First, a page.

Found Poetry (part 1)

Found Poetry

The idea of a Found Poem is that you find it within the context of other words. Rather than starting with a blank page or screen and going with the flow of your own process, Found Poetry starts inside someone else's words. With Found Poetry you select, reorganize, quilt together, and reframe words and phrases you find from other sources. There are many types of found poems that stretch across a range of "rules" for writing, from "Blackout Poems," which are more open to cherry-picking words and phrases, to "Verbatim Poems," which are supposed to be quite exact to the original.

It's a different creative process because you are stitching together separate elements, making decisions about line breaks and punctuation and things from inherited material. The creative fun is more in the design and layout, determining line breaks and structure. Because there are many forms of Found Poetry it's good to know that you can just make up your own set of rules about creating them. The purists say the best poems are literally found within other texts and should have few or no changes except for the presentation in poetic form. Others simple say that the creative process is the most important part, so enjoy crafting poems no matter how they come about.

I recently bought a stack of poetry books from a used book store and wondered what to do with them—besides reading them of course! So I decided to explore Found Poetry in my own way. As I was reading, I wrote down a single line or phrase from each poem that caught my attention for some reason. After collecting enough I tried to find a theme to what I had collected and then selected and arranged what I had. Here is one of the poems I crafted, this one with lines found within Buck Warren's The Silence Within from 1973. I'll write more about the process and the lines themselves in part 2.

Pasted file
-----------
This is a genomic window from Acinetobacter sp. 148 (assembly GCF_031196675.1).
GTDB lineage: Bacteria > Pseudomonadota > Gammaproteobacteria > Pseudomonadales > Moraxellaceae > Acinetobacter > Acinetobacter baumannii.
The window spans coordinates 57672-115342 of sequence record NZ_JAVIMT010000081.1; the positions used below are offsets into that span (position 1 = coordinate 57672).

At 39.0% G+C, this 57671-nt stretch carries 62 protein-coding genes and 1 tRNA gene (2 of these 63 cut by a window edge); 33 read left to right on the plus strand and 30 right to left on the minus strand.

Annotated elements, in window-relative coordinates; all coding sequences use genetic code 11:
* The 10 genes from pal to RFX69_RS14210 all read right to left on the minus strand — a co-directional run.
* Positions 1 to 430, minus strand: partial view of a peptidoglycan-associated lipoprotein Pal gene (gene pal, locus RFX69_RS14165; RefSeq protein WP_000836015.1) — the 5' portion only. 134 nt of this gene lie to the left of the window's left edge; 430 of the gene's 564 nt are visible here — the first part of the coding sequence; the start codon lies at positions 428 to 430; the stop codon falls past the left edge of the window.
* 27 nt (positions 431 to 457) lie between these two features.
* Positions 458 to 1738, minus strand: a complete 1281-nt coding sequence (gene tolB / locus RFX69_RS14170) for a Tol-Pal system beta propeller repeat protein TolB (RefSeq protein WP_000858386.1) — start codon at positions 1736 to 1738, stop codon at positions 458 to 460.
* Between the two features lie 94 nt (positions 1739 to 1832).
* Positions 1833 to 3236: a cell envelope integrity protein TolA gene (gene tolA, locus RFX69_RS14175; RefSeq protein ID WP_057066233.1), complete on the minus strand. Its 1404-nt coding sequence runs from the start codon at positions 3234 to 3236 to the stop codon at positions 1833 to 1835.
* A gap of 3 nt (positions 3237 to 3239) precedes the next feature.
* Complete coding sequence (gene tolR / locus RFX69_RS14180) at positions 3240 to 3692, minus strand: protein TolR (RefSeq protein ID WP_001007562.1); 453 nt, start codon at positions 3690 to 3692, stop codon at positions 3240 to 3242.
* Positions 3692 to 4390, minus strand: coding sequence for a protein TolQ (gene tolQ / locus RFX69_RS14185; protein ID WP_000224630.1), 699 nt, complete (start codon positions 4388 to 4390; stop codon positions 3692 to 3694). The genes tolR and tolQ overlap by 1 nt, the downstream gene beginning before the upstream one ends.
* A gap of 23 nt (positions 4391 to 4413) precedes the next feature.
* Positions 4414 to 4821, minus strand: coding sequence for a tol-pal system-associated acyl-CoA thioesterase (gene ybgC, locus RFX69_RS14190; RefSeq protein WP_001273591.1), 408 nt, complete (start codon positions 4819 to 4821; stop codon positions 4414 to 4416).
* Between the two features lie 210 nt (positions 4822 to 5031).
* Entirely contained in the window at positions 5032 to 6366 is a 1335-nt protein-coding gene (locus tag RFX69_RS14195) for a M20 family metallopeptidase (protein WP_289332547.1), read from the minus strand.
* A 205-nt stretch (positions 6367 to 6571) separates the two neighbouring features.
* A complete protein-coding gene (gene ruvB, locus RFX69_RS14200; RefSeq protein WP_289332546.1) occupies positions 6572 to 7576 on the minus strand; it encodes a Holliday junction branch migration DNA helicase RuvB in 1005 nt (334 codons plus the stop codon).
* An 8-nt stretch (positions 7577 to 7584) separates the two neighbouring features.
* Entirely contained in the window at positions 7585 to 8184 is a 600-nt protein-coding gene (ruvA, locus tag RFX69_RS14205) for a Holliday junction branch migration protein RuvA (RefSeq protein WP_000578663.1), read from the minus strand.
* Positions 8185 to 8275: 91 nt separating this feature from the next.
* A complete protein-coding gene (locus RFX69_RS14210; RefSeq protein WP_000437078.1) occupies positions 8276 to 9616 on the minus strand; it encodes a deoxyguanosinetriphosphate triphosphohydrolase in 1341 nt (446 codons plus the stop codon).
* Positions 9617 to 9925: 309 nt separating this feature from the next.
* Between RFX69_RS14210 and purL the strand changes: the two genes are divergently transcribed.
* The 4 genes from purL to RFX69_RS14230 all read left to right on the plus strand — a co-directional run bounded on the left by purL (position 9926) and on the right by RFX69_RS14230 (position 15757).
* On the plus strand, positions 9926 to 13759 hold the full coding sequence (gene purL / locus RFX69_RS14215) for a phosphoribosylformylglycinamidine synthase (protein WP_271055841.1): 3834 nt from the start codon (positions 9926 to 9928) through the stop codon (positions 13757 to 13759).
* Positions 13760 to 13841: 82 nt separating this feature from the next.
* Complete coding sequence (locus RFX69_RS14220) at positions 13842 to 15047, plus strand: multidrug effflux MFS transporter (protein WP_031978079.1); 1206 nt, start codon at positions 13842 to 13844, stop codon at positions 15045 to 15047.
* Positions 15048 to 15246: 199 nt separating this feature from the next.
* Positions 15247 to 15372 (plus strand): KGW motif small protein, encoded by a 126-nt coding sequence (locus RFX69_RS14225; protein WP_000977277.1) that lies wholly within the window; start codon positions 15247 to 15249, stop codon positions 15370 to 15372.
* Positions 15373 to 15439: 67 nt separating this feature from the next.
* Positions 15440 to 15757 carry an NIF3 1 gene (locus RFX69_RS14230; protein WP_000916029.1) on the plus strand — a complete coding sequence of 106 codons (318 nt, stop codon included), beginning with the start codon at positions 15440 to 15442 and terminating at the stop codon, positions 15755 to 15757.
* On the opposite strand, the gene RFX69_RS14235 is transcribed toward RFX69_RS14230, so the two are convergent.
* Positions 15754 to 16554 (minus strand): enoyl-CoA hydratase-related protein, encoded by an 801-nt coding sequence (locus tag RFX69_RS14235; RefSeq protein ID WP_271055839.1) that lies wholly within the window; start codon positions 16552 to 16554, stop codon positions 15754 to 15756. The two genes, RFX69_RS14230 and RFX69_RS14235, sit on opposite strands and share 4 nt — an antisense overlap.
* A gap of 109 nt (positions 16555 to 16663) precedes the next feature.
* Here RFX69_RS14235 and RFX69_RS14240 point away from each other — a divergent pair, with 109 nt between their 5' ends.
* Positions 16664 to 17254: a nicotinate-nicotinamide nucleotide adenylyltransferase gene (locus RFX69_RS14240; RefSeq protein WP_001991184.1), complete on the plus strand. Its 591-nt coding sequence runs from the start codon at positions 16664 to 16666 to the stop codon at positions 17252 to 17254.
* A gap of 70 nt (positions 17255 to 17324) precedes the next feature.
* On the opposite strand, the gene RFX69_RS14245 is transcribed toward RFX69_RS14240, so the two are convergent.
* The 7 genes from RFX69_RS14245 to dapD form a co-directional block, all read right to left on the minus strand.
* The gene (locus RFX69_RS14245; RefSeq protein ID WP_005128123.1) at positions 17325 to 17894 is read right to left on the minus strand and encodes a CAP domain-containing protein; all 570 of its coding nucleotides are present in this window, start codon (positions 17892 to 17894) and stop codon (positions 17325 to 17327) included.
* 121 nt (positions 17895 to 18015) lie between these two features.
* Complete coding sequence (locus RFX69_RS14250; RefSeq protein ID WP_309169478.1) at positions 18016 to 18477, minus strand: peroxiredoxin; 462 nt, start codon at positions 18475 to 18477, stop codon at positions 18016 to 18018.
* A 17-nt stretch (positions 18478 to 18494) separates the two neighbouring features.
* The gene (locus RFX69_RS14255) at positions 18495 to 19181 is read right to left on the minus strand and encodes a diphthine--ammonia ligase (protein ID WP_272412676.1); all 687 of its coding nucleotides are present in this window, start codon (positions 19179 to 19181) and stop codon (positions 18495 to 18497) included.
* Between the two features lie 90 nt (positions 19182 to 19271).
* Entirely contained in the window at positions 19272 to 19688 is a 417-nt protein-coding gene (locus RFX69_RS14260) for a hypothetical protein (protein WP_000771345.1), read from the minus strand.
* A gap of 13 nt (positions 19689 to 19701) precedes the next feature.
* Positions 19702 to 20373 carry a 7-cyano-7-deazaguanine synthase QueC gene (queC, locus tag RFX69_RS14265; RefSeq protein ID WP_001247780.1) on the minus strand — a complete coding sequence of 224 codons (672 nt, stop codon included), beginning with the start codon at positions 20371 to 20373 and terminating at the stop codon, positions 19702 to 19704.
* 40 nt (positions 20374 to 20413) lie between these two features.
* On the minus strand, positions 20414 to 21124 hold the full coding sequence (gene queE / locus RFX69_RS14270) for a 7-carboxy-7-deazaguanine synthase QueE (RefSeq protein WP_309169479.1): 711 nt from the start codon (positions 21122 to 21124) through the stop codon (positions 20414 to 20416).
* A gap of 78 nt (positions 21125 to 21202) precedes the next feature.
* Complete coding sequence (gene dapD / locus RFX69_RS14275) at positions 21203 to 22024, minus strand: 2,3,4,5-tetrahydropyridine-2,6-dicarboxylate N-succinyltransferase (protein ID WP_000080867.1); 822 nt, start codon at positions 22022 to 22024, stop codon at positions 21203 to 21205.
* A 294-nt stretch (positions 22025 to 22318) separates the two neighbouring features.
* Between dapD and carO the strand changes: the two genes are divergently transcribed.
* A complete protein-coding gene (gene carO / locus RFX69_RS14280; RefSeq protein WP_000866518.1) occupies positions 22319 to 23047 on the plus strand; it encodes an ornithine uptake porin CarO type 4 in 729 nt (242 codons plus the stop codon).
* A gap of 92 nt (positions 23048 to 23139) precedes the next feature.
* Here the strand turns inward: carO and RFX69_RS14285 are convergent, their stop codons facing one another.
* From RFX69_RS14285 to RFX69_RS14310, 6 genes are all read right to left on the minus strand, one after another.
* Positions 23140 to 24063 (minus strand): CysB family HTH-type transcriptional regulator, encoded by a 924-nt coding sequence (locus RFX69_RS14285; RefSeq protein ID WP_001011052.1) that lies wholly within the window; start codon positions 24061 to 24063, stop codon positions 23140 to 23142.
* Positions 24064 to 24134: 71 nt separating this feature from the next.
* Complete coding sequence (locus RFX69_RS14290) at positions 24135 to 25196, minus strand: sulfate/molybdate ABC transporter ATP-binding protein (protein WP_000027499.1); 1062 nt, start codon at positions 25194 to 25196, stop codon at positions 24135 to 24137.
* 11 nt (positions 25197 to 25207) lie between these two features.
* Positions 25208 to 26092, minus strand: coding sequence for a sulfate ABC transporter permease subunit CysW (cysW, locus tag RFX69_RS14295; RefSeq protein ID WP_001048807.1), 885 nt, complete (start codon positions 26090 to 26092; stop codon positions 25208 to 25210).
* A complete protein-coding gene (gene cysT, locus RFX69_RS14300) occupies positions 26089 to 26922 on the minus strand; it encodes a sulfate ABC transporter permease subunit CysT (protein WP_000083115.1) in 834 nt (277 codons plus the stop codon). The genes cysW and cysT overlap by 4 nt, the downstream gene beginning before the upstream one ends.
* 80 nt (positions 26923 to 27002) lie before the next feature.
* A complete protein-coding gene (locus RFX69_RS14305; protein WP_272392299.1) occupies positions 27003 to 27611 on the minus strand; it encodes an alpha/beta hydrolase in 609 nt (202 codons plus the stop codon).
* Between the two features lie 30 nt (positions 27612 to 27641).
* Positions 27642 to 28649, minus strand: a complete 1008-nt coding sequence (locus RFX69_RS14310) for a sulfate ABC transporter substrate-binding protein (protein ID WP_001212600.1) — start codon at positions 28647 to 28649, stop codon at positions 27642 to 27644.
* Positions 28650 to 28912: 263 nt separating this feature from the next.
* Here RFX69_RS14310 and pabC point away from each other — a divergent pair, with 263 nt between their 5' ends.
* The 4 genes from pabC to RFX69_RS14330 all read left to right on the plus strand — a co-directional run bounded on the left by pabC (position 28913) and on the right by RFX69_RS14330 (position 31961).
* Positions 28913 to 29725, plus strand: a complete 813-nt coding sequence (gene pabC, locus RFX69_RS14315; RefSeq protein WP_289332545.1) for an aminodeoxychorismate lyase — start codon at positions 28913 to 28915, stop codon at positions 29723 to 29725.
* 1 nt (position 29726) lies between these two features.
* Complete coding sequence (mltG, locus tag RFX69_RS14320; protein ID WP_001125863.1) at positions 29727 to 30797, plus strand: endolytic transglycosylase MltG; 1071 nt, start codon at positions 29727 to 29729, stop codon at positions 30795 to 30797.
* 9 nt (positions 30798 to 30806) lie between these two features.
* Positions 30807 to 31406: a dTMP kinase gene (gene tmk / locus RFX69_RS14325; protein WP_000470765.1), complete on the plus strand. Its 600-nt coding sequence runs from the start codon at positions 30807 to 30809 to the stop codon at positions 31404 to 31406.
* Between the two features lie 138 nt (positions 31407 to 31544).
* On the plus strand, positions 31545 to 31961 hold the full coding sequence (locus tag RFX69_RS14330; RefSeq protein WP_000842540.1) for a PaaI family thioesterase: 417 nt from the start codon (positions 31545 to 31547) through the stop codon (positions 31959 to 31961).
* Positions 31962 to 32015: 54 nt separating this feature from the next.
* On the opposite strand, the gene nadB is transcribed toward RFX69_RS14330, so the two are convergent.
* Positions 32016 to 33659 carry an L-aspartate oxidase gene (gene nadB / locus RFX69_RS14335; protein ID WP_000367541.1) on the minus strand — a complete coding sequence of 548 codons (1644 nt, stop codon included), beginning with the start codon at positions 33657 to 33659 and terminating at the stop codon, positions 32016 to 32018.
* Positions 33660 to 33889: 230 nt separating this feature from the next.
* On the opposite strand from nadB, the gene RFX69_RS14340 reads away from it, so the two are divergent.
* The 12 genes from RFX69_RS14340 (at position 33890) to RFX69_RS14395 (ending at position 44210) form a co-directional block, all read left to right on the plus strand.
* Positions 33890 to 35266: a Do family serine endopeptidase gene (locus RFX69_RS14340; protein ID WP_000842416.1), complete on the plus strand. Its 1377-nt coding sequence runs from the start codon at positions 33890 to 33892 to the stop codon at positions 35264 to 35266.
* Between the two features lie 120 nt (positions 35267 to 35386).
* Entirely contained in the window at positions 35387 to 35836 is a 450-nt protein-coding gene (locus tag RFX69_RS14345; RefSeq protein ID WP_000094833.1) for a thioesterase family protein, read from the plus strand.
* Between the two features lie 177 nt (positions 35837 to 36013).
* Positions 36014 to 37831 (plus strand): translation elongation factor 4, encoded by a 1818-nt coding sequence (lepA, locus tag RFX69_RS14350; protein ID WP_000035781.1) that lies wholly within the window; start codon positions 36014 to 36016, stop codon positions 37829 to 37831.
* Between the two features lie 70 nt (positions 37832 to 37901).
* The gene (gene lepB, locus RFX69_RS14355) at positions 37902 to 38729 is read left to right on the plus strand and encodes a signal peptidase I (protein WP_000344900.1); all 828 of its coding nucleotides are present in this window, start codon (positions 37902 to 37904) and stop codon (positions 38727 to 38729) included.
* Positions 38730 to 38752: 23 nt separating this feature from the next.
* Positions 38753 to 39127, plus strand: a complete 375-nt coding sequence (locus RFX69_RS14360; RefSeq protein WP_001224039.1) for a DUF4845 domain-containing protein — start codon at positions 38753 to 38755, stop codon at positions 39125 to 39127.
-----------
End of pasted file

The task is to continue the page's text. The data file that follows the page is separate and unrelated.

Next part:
Standing on Cadillac Mountain in Maine


On the cool blue of the sky

     in and out among the clouds

I stood against the morning and held it back 

for just one wild, wonderful moment 

     I touched a star—

the first threshold of space.


Once, I wished it was tomorrow

     thinking of your eyes—

the happiness we were back then

sharing the stillness of the night

now shadows to face

     from a crying cloud,

the skies you showed me.


I am thankful that I know reality—

For a smile is a jewel

     that can light a fire, even

in the dark places where stars are but

a dream of becoming.


I’ve looked for you over mountains…

I’ve felt the sea—

     not with expectant hands or frightened feet

but there will be an hour

within this one wild, wonderful moment

when there is promise 

     within the infinite playground.


The rain teaches humility

and I am thankful that I know reality—

that shadows and stars

     are really one and the same, and if

I can put a smile in the heart of everyone I see,

then I will surely have succeeded.

Image by Jose Antonio Alba - Pixabay


poetry, writing

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